Is this your only chance at this animal?

The fourth topic we will discuss is a special opportunity for an exceptional animal or a rare species to hunt. There are a number of applications across the country that I like to refer to as “unicorn tags” meaning that are almost mythical in their existence. Some of these hunts even with 20+ years worth of applying will leave you with less than a 1% chance of drawing. The reason often is because of some incredibly managed populations that have an above average age class of animal residing on the unit and a track record of producing some giants each year. Examples of this would be places like the Arizona Strip in northern Arizona or the Henry Mountains of Utah for mule deer, or maybe it’s the San Juan in Utah and Units 9 and 10 in Arizona for Elk, whatever it may be these are incredible destinations and to not double down on your luck and invest in a guide that has a proven track record would be a shame in these situations as you are likely not to have a chance at least in that state again given how hard the tags are to come by. The other scenario where this should be considered would be in the instance that you have drawn a by definition once-in-a-lifetime hunt. Many states out west have opportunities be it for Bighorn sheep, Moose, Mountain goat, or Bison that if you are successful in drawing these very difficult to draw permits then it may be the only time you are allowed to hunt them, not because of luck, but simply that once you have been selected to hunt, even if you are unsuccessful you are no longer allowed to apply for them ever again. These are in every way a once-in-a-lifetime opportunity and again to not double down on your luck and invest in a guide that can increase your odds of success, and help to take not only a representation, but hopefully an above average representation being that it will be the only time you get to hunt that species maybe in your life, but definitely in that particular state.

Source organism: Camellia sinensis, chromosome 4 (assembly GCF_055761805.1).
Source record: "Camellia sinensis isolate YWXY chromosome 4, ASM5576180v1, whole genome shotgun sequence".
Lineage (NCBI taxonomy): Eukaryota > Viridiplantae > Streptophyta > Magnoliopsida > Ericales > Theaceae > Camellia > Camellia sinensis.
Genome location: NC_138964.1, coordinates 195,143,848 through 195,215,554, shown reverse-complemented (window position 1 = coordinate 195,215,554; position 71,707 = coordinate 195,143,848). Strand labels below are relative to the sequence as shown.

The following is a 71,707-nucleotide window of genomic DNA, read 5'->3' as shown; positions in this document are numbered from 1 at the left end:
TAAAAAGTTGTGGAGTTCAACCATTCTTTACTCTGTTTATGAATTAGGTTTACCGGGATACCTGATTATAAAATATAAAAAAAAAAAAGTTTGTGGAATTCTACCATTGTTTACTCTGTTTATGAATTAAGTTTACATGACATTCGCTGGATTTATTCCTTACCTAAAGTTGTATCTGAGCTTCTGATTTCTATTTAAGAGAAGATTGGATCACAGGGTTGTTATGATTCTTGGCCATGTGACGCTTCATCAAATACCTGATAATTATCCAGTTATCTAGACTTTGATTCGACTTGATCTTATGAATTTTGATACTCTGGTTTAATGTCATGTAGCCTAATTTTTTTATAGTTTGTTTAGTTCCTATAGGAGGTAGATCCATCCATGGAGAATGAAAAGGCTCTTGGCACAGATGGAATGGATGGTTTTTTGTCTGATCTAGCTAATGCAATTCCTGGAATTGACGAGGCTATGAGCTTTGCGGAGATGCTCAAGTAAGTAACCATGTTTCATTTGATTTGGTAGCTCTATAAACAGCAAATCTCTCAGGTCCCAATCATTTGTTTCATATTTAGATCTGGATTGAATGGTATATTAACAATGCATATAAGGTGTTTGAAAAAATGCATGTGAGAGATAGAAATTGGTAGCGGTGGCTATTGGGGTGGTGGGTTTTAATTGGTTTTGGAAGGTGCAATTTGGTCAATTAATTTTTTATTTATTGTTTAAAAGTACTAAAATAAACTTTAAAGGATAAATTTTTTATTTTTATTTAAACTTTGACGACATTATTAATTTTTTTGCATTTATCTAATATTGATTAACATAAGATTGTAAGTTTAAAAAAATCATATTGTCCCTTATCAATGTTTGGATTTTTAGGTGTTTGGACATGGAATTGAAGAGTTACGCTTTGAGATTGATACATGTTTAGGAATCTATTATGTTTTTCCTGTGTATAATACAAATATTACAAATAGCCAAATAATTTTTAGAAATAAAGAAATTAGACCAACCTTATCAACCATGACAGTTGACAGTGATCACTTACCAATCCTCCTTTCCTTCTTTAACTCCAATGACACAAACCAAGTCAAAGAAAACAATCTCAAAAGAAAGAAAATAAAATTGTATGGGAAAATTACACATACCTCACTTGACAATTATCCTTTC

State law may require a guide?

The last topic we will cover is that there are some situations that require a guide because of different state laws or provincial laws. For example it is illegal to hunt Dall Sheep, Mountain Goat, and Brown/Grizzly bear in Alaska unless you are accompanied by a licensed guide or a next of kin relative. If these species ever hit your radar or climb your bucket list then there is almost no go around and for most of us, as we do not have family residing in Alaska, a guided hunt is the only way it will be possible. Another example that hits a little closer to home is that nonresidents are not allowed to hunt in designated wilderness areas of Wyoming. Now if you have a friend in Wyoming that will hunt with you, then you may be able to have him declare himself to the Wyoming game and fish as your “guide” and you can now access these areas of the state legally, but there is no way to plan an unaccompanied hunt into Wyoming’s designated wilderness areas without meeting certain criteria that are set by state law. Much of your big game hunting in Canada is like this as well, for nonresident aliens, and sometimes even Canadian residents from other provinces. 

Certain times it is wise to have a good guide.

Hunting with a dog

To conclude and to reiterate again, do you “need” a guide to go hunting? The answer is again no, not in many situations when it comes to legality, we live in America and we are allowed to simply get a hunting license and head into the woods each year, it really is an amazing story of hunting history, and the United States has one of the best in world, making hunting available to anyone who wished to participate. This may sound silly, but before the United States, this truly was not the case in Europe and continued to not be the case for many generations, some would say it still does not exist. So as we truly dive into coming to a conclusion it would depend on how you would describe your personal “need” if any of these topics hits too close to home for one reason or the other, you may be the best hunter in the world, but given a certain situation investing in a guide might be worth a second look, and prove to be the difference having a successful hunt, or a hard lesson learned.